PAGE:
(ed's note - check about 2/3 of the way through the article for a bit about the role bacteria play in snow formation)
Snowstorms tend to cripple cities with residents poorly practiced in the use of shovels, plows and tire chains. At the same time, such places seem to revel more heartily in those rare events when a white blanket transforms the city into a hushed, car-free playground.
Such places as the valleys and lowlands of Oregon, where snow is an event.
Here, rather than diligently scraping sidewalks -- as required in, say, Rapid City, S.D., or Omaha, Neb., we take to the streets on sleds and skis, we unleash the dogs to romp and crunch through the drifts, we stroll our neighborhoods amid those whispering, fleeting flakes.
There was no white Christmas this year in the Portland area, where our chances are about 1 in 100, according to an Associated Press report based on National Climatic Data Center records from 1988-2005. And climate scientists predict significantly less snow for us in coming years as the planet's warming climate tilts the Northwest's precipitation more toward rain.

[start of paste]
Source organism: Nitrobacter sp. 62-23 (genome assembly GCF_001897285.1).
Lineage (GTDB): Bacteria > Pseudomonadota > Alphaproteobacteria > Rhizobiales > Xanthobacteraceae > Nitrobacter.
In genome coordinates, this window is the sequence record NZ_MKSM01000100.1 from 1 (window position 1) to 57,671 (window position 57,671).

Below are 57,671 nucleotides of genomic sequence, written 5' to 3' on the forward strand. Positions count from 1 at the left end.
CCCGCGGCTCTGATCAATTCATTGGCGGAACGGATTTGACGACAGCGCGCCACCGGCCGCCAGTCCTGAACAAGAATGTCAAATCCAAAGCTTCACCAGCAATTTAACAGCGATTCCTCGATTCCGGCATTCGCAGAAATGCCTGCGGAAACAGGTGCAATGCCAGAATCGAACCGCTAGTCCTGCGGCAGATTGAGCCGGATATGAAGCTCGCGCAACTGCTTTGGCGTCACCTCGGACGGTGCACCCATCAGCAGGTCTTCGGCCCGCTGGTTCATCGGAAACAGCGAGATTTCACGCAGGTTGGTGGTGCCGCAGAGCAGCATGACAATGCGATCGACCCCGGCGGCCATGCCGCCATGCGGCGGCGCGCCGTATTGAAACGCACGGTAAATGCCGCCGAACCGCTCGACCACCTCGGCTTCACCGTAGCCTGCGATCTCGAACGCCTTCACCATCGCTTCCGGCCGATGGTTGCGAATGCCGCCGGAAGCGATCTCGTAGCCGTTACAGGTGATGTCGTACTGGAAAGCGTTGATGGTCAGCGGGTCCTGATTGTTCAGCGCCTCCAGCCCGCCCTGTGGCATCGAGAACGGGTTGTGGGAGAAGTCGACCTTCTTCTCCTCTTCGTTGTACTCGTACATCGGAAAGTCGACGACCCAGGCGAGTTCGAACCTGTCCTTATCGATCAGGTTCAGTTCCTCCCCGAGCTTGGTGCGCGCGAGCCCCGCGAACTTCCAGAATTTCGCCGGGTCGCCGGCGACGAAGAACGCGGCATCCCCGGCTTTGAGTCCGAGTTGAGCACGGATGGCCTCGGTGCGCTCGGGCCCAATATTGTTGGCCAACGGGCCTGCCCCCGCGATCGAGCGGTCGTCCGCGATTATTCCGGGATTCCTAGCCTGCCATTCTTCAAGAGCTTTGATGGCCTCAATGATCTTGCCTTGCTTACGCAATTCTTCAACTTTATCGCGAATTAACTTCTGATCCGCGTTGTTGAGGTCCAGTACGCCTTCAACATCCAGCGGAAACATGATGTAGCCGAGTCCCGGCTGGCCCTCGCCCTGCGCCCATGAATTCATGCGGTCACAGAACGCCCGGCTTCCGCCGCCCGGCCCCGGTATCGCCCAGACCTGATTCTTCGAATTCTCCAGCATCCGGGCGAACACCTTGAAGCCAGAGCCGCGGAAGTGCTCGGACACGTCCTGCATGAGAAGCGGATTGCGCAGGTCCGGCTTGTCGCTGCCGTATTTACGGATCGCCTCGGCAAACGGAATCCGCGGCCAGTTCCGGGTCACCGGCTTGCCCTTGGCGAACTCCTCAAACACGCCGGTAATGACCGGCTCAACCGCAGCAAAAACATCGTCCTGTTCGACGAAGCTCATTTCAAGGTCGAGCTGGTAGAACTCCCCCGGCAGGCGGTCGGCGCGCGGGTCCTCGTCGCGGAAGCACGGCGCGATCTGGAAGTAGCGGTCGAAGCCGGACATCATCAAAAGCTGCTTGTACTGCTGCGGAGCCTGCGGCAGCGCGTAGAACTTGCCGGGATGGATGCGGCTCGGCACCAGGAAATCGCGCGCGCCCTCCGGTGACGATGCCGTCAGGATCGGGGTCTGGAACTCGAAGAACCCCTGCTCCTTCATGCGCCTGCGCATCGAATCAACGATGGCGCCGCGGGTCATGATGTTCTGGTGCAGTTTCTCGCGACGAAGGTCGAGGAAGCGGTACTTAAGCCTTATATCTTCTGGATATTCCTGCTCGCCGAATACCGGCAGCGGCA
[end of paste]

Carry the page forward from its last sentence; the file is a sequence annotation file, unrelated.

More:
Here then is a field guide to aid in the appreciation of the marvels and the science of snow, despite whether any falls on the city this winter.